In times of economic growth home values increase but there is a lot that you may not know about the way your house is appraised and what can make it more valuable.
Interestingly enough, the actual appraisal process has changed very little over the course of the housing boom and bust cycle.
Check out these five common appraisal myths:
- Putting more money into your property will make it more valuable.
Not all improvements to the property are equal in producing added value. A house that has been run down for years, but was just given a good scrubbing, new carpet, and a fresh coat of paint may still be more comparable to a foreclosure down the street. A huge factor in appraisals has to do with the “guts” of the house. This can include the plumbing, electrical, heating and air. After these have been updated, then take a look at the cosmetic stuff to add more value.
- If a house has sold for $750,000 and is similar to mine, it must make mine worth that much.
The neighborhood across the street may have appraised for $750,000, but that does not mean your home can appraise for that much.
Appraisers will always use homes from the actual neighborhood to establish value first, so if your neighborhood has houses priced much lower, your home will be compared to them.
- Using foreclosures as comps isn’t fair.
It is not fair, especially if your home is well-kept and in much better condition than the other homes in the neighborhood but unfortunately, if every recent sale, or nearly all sales are foreclosures at reduced prices, then the appraiser is forced to use the recent sales and trends as comparable values. High foreclosure rates in neighborhoods would bring down the value of your home.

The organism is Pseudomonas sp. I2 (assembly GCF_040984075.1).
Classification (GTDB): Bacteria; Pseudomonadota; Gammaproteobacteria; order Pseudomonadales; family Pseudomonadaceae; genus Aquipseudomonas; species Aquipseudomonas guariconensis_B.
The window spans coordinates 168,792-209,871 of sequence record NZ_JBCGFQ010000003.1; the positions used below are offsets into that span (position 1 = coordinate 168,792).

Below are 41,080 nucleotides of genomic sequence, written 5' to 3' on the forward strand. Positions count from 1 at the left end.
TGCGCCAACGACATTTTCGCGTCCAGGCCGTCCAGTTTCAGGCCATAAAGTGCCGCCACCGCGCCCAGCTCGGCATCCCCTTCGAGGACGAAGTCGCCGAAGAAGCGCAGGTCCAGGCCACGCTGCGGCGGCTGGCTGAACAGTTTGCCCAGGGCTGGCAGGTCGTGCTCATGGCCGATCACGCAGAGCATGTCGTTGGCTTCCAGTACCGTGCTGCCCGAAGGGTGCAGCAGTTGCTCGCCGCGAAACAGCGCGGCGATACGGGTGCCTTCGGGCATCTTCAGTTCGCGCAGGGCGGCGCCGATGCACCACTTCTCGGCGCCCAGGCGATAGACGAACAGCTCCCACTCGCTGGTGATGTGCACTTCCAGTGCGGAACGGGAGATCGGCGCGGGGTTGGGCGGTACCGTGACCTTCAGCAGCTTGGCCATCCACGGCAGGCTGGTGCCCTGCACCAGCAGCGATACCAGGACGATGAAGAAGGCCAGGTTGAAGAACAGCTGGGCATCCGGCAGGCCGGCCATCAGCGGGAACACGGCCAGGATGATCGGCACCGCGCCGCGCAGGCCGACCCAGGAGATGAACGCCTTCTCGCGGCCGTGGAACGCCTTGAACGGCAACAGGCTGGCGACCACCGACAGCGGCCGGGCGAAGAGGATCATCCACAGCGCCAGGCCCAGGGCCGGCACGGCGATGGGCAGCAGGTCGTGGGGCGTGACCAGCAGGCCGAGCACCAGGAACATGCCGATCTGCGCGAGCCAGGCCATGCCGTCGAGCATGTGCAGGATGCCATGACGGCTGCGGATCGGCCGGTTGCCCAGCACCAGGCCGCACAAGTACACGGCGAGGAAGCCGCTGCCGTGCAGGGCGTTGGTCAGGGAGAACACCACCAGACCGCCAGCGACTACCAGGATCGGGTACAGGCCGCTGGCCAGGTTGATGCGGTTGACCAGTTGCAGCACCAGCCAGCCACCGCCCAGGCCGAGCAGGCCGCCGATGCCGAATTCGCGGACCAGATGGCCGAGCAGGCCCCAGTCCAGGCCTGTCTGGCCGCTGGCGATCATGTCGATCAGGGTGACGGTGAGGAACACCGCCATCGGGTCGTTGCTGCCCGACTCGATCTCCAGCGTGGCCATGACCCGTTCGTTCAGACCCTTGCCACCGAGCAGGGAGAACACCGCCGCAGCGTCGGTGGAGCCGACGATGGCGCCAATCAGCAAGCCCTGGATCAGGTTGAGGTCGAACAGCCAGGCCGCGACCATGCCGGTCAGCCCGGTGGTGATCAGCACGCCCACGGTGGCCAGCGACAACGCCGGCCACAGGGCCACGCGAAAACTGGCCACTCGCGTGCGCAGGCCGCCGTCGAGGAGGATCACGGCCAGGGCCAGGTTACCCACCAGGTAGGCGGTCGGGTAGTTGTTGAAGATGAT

- Putting a $50K pool or doing amazing landscaping will be totally worth it!
Landscaping and pools rarely see a dollar to dollar value when it comes to the value of your home. This means that while you may have just put a $50K pool in, you might not raise the value of your home anywhere near that.
- It makes no sense that homes in the same neighborhood can appraise for such different values.
This is a typical response for older neighborhoods where very similar model houses can have drastically different values. This difference can be the condition of the home. As homes get older, many people keep up with the work and updates, while others let things break and never replace them.
Keep in mind that an appraiser is looking at several things when determining the value of a property: improvements, size and square footage of the living area, neighborhood amenities, location and the market trends around the area.